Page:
FDA Cracks Down on Drug Reimportation

Published May 1, 2003

Seniors who have been buying cheap drugs over the Internet from Canada soon are likely to be searching for new suppliers.

The U.S. Food and Drug Administration (FDA) issued a letter threatening criminal and civil action against any companies that aid the illegal practice. That would target insurance companies like UnitedHealth Group that pay for drugs purchased abroad. The FDA is quick to point out enforcement priorities will not be against consumers.

It’s the Law

In cracking down on imports, the FDA is only doing its job. Under U.S. law, it is illegal to import prescription drugs from other countries, including through Internet sites, without explicit FDA approval. The law was passed in 1988 to protect U.S. citizens from fake and contaminated imported medicines.

Congress attempted in 2000 to legalize reimportation, but met a firestorm of opposition from former FDA commissioners and Health and Human Services secretaries. They warned imported drugs raise serious safety concerns since they could be counterfeit, contaminated, expired, or mislabeled. Black market rings inevitably spring up with swindlers and imposters entering the market.

A Florida grand jury says that’s already happening along the southern borders of the U.S., where the state’s wholesale pharmaceutical industry has been “corrupted by the infiltration of a criminal element which is making a fortune while tainting our drug supply.” Sale and resale of counterfeit drugs through the state’s Medicaid program is costing taxpayers millions of dollars.

Senior Protest

The FDA crackdown is the latest move in the international drug battles over importing drugs from Canada, where price controls and exchange rates can mean lower prices.

Recently, angry seniors organized a boycott of over-the-counter medicines and braved a knee-deep snowstorm to protest a decision by the British pharmaceutical company, GlaxoSmithKline, to stop selling its prescription drug products to Canadian pharmacies that export the medicines outside Canada.

Glaxo says it made its decision because it can’t guarantee the safety of its products sold by Canadian mail-order pharmacies to the U.S. The Vermont legislature also joined the fray, passing a resolution condemning Glaxo. In an effort to shift the market to other companies, legislators voted to subject all of Glaxo’s prescriptions to a review process before they could be prescribed through state-funded health programs like Medicaid.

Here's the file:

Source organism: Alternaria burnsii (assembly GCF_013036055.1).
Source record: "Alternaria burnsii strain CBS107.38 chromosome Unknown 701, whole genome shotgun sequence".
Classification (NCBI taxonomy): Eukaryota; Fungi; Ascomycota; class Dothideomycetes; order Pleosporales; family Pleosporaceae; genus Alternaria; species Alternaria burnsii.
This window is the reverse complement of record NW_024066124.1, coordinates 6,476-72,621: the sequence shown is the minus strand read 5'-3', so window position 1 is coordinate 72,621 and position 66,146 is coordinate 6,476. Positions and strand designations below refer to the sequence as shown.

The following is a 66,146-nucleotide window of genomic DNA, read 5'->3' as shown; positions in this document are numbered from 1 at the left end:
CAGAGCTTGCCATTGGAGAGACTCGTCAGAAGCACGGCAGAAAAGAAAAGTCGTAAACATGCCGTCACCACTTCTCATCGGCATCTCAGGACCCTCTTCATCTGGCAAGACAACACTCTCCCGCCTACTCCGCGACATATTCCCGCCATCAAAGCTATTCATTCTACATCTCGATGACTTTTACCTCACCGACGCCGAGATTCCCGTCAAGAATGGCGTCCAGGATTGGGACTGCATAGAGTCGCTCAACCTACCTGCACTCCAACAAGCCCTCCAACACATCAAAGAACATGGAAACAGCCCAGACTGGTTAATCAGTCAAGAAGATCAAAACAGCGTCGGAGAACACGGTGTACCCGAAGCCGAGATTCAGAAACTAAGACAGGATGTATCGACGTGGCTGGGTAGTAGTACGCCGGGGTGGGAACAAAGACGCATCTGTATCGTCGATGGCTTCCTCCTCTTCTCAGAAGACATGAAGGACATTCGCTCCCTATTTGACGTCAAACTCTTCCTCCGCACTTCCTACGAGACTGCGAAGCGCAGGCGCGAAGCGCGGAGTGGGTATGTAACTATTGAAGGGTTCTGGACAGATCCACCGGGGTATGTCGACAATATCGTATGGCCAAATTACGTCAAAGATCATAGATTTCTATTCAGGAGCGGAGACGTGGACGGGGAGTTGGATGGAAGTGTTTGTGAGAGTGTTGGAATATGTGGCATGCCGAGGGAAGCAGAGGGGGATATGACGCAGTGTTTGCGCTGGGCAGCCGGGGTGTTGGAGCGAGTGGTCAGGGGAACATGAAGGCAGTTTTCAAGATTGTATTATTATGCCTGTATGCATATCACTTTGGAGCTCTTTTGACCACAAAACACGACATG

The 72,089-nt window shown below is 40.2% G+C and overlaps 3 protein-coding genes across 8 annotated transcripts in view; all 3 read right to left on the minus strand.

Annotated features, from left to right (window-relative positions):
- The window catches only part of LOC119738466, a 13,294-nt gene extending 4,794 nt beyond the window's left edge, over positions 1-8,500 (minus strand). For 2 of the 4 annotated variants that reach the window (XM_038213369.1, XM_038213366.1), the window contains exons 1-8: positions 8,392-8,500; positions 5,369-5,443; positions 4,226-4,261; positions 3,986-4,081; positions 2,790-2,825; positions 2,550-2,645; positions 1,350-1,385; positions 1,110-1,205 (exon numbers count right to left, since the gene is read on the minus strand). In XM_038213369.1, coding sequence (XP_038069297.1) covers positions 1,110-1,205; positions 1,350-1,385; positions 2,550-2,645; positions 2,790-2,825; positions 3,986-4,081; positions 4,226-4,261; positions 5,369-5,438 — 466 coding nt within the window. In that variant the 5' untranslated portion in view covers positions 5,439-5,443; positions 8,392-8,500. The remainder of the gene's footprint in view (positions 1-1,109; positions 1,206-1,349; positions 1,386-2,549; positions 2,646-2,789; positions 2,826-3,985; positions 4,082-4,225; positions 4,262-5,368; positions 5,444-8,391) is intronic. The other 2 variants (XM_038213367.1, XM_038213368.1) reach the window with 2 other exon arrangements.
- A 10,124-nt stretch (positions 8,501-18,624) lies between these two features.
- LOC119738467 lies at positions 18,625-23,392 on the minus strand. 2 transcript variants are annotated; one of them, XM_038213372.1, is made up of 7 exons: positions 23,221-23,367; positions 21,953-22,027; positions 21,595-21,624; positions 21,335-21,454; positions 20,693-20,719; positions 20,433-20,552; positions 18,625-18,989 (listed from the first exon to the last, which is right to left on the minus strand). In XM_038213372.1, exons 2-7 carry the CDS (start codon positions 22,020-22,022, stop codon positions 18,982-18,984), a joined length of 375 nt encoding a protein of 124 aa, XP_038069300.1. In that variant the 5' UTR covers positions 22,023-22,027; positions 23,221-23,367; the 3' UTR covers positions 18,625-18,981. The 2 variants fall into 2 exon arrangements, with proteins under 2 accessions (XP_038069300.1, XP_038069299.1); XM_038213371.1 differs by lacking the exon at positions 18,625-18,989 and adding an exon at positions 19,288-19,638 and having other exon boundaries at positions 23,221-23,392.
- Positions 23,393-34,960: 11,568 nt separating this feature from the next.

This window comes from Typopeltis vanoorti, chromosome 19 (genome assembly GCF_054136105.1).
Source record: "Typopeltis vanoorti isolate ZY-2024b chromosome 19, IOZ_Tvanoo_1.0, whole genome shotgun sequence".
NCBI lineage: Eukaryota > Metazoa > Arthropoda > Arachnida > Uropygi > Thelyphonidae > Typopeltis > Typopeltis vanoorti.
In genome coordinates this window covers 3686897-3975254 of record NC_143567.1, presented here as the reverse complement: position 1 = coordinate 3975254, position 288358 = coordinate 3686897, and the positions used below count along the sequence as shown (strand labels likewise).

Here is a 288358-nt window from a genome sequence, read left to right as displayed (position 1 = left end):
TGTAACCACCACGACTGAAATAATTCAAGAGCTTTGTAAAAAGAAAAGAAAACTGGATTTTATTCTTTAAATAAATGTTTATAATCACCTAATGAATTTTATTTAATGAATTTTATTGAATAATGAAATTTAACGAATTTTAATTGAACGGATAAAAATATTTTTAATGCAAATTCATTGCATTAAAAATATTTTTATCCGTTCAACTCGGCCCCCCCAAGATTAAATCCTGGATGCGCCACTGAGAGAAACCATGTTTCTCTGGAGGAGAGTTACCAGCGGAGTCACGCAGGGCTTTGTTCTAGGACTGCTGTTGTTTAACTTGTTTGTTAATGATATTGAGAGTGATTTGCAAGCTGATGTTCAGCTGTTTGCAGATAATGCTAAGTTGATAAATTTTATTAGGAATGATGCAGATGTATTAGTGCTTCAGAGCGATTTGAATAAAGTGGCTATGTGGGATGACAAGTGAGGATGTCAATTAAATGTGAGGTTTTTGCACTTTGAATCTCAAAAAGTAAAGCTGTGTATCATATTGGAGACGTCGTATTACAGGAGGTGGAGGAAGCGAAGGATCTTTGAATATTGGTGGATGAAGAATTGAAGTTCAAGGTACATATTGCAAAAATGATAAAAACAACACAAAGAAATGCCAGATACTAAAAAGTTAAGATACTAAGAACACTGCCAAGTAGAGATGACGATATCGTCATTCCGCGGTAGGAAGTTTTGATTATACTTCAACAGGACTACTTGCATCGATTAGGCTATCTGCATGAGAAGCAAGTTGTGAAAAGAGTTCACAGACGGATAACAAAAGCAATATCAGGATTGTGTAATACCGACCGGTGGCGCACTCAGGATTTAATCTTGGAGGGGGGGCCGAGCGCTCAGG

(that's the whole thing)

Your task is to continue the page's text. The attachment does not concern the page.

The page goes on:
No Legal Recourse

The U.S. FDA does not have jurisdiction in Canada and doesn’t begin to have the personnel necessary to monitor every package of pills coming into the U.S. The agency suggests seniors should worry that no one is making certain they are getting the drugs they ordered, much less ensuring the safety of those drugs.

Canadian law doesn’t protect them either. Article 37 of the Canadian Food and Drug Act says drugs imported into Canada but not intended for sale in Canada do not have to meet the same safety inspection standards. The president of the Canadian Medical Association, Dana Hanson, praised the FDA decision. “We feel Internet pharmacies could jeopardize patient safety, and we’re against them.”

The Canadian pharmacy board, which recognizes its pharmacists are breaking U.S. law, has begun to help, punishing Internet pharmacies that fail to have a Canadian pharmacist “rubber stamp” a prescription by a U.S. doctor before it is filled.

If a U.S. citizen were to be injured by reimported drugs, pharmaceutical companies have no doubt trial lawyers would quickly file a class-action suit against them, saying they knew the drugs were being sold back to the U.S. illegally and therefore are responsible. Deaths already have occurred with drugs reimported from Mexico, and it is only a matter of time for Canada, they say.

Follow the Money

Nonetheless, Canadian pharmacies have found that exploiting price controls and breaking U.S. law can be lucrative. At least 80 Internet enterprises are operating in the country, employing about 2,500 people and grossing $500 million a year. They soon may have to find other customers.

Health policy experts agree drug reimportation is not the best way for U.S. seniors to get access to affordable medications. Congress has the issue on the front burner this year, with the leadership hoping to pass by this summer a bill providing a Medicare drug benefit.

What seniors need, they say, is a modernized Medicare plan that includes prescription drug coverage so they don’t have to resort to boycotts and illegal activity.

Grace-Marie Turner is president of the Galen Institute, a not-for-profit research organization that studies the health care marketplace, and contributing editor to Health Care News. Her email address is [email protected].